Can you tell Nobel Peace Prize winners from America’s Most Wanted just by their faces?

People’s guesses were generally better than random chance. Nobel Prize winners could often be detected after seeing a picture for 100 milliseconds. Distinguishing who was one of America’s Most Wanted took a little longer:

Although trustworthiness judgments based on a stranger’s face occur rapidly (Willis & Todorov, 2006), their accuracy is unknown. We examined the accuracy of trustworthiness judgments of the faces of 2 groups differing in trustworthiness (Nobel Peace Prize recipients/humanitarians vs. America’s Most Wanted criminals). Participants viewed 34 faces each for 100 ms or 30 s and rated their trustworthiness. Subsequently, participants were informed about the nature of the 2 groups and estimated group membership for each face. Judgments formed with extremely brief exposure were similar in accuracy and confidence to those formed after a long exposure. However, initial judgments of untrustworthy (criminals’) faces were less accurate (M=48.8%) than were those of trustworthy faces (M=62.7%). Judgment accuracy was above chance for trustworthy targets only at Time 1 and slightly above chance for both target types at Time 2. Participants relied on perceived kindness and aggressiveness to inform their rapidly formed intuitive decisions. Thus, intuition plays a minor facilitative role in reading faces.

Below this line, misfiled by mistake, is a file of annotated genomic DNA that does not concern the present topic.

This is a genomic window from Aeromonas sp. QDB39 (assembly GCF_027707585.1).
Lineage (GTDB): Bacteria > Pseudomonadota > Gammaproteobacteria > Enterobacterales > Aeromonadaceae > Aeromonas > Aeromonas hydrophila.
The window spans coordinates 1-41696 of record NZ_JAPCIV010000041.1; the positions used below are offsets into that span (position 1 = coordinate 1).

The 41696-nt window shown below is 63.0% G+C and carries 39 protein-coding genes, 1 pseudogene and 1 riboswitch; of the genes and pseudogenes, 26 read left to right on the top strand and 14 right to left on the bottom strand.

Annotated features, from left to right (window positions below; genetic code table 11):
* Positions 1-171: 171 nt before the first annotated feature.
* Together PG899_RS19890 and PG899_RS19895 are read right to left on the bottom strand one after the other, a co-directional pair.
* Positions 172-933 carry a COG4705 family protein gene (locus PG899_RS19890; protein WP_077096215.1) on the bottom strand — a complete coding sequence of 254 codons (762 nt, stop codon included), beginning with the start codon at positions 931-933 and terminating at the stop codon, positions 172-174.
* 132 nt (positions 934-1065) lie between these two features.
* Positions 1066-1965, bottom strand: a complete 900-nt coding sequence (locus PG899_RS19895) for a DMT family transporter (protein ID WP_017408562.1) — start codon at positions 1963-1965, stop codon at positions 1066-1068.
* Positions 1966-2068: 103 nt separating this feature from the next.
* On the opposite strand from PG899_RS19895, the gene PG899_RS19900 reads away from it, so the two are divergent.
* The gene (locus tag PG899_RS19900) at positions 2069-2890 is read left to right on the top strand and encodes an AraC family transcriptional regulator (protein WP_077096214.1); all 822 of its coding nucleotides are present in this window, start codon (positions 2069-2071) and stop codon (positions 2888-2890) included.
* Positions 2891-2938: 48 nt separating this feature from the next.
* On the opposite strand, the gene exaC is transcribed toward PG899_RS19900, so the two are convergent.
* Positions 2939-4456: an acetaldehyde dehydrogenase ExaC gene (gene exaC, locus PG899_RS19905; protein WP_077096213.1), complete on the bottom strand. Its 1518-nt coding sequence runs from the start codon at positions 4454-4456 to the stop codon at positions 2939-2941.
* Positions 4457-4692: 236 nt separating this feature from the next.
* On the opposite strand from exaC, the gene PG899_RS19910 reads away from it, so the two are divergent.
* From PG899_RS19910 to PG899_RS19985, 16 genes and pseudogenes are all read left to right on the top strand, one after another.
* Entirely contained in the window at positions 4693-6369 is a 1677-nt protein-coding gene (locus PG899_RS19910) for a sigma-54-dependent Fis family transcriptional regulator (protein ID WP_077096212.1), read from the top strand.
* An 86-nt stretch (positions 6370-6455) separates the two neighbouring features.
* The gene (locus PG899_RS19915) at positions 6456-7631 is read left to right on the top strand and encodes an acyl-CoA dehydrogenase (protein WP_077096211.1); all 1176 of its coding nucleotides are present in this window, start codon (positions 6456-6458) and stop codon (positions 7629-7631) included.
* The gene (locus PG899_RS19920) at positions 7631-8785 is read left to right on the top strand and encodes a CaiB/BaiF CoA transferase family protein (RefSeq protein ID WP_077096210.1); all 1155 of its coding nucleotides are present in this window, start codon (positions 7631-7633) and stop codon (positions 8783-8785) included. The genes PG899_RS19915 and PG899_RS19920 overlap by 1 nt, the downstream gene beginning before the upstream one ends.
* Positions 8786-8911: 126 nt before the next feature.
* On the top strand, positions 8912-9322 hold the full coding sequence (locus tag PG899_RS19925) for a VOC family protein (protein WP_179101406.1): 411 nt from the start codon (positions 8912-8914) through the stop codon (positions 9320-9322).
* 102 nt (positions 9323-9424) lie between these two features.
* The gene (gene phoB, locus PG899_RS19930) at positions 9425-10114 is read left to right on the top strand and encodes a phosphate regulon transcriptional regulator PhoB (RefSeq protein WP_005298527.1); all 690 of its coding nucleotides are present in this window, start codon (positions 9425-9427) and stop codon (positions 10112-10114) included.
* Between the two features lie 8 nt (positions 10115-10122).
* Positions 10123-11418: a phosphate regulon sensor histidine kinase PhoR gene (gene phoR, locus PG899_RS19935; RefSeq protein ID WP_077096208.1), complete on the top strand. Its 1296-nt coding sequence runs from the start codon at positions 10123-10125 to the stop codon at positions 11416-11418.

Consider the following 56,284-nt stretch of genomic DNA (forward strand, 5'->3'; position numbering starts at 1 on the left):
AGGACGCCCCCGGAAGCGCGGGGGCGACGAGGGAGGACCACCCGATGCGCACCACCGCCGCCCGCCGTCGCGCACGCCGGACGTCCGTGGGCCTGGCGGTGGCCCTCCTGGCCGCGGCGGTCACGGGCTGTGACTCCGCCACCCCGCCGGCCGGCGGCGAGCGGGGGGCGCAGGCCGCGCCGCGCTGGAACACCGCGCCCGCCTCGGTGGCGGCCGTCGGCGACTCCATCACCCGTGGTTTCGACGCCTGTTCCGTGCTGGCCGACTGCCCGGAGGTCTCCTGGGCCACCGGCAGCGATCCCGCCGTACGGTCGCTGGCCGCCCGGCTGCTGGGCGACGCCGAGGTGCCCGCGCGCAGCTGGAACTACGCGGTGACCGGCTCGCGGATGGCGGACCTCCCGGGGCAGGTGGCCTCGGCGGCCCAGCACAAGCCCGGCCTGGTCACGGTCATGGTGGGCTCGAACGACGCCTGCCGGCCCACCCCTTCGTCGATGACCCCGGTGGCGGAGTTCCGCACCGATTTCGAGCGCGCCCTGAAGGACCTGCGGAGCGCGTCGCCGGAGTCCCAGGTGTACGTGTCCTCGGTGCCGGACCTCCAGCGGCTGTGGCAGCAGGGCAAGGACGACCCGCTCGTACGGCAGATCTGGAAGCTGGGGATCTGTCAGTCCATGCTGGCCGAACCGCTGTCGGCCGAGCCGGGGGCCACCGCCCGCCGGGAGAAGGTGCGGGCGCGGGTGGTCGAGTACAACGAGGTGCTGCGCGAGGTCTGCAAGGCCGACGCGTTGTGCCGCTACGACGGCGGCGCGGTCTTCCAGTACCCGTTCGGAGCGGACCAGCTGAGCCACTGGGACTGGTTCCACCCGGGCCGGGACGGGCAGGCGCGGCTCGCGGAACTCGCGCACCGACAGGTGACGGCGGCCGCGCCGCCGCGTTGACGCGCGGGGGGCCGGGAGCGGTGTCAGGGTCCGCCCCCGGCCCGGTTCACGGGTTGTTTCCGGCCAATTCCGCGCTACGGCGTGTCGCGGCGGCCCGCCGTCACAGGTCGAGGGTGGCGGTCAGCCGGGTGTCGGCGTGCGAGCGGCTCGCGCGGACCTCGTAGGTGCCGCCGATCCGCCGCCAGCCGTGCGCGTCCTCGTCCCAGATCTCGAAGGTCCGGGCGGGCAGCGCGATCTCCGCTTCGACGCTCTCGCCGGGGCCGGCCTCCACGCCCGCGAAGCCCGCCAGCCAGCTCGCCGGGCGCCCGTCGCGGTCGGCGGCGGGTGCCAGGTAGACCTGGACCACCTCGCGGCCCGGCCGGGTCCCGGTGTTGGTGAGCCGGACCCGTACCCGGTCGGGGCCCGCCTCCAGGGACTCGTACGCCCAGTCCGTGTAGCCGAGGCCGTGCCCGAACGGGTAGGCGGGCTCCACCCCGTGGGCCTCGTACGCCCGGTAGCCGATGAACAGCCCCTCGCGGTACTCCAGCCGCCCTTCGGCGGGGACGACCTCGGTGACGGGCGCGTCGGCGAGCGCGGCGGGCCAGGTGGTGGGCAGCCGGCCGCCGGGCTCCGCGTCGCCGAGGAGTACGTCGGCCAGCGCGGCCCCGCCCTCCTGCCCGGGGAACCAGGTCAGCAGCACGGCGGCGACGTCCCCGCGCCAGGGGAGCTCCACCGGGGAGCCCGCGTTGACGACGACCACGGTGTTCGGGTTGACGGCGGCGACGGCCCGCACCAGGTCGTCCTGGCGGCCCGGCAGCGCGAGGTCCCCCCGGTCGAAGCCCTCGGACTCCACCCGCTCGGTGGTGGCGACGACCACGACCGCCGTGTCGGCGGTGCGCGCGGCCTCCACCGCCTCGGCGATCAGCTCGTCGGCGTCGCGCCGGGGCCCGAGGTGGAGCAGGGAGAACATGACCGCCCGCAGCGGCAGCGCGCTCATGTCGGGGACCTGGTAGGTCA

Source: “Is the face a window to the soul? Investigation of the accuracy of intuitive judgments of the trustworthiness of human faces.” from Canadian Journal of Behavioural Science/Revue canadienne des sciences du comportement, Vol 40(3), Jul 2008, 171-177.

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